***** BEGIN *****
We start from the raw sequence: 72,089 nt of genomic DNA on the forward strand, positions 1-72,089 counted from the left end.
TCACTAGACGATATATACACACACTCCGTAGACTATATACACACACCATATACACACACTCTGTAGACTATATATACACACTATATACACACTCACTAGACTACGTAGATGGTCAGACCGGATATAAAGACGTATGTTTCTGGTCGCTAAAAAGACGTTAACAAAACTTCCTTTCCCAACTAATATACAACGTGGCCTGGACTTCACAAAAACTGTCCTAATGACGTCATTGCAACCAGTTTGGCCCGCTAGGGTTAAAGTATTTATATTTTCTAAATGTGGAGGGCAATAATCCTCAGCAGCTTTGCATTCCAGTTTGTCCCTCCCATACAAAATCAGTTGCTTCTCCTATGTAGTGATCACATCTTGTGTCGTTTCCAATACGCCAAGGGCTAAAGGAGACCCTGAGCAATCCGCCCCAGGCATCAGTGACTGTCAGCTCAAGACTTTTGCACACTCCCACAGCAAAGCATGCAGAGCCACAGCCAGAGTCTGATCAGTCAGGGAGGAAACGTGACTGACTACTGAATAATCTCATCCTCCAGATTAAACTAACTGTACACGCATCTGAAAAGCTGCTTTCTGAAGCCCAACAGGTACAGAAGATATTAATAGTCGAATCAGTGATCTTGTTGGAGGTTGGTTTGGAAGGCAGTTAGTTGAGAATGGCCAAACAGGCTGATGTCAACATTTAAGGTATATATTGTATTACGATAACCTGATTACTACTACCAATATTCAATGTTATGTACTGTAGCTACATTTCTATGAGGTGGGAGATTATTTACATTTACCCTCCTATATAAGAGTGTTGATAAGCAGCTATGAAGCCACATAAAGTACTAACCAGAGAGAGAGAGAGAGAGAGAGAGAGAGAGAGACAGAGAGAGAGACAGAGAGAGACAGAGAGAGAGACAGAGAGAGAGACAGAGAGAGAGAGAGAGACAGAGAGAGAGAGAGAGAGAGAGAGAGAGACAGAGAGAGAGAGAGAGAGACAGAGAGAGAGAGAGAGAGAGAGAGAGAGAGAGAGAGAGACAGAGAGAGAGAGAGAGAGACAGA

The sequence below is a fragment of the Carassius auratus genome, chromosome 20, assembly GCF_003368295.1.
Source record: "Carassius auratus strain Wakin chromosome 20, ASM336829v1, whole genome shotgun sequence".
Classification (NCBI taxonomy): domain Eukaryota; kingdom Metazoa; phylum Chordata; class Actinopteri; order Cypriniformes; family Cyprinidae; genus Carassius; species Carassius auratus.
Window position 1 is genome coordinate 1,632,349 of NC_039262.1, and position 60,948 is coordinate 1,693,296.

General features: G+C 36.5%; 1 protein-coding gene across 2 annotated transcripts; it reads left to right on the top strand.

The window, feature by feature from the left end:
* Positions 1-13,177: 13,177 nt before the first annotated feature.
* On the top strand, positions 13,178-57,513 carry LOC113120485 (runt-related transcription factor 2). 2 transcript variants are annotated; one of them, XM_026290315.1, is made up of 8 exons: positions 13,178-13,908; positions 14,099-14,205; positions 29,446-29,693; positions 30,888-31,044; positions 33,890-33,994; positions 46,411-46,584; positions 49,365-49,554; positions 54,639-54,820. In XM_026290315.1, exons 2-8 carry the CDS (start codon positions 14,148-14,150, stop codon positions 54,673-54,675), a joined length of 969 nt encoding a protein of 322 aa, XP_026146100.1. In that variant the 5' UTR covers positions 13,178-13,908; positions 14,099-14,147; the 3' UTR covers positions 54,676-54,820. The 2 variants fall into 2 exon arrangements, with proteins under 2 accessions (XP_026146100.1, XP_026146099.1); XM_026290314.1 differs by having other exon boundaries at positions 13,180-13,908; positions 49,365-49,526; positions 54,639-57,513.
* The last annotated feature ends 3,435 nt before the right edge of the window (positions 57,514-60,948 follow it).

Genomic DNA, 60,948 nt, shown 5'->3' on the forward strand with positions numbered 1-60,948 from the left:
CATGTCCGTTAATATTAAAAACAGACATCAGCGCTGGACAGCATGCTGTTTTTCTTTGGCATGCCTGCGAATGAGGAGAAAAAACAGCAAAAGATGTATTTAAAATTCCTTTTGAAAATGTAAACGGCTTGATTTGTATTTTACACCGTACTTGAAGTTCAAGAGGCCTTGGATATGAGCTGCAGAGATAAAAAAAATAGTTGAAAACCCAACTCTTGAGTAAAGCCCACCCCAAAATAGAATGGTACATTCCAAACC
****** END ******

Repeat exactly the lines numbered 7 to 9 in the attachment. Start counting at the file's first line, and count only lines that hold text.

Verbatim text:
General features: G+C 36.5%; 1 protein-coding gene across 2 annotated transcripts; it reads left to right on the top strand.

The window, feature by feature from the left end:
* Positions 1-13,177: 13,177 nt before the first annotated feature.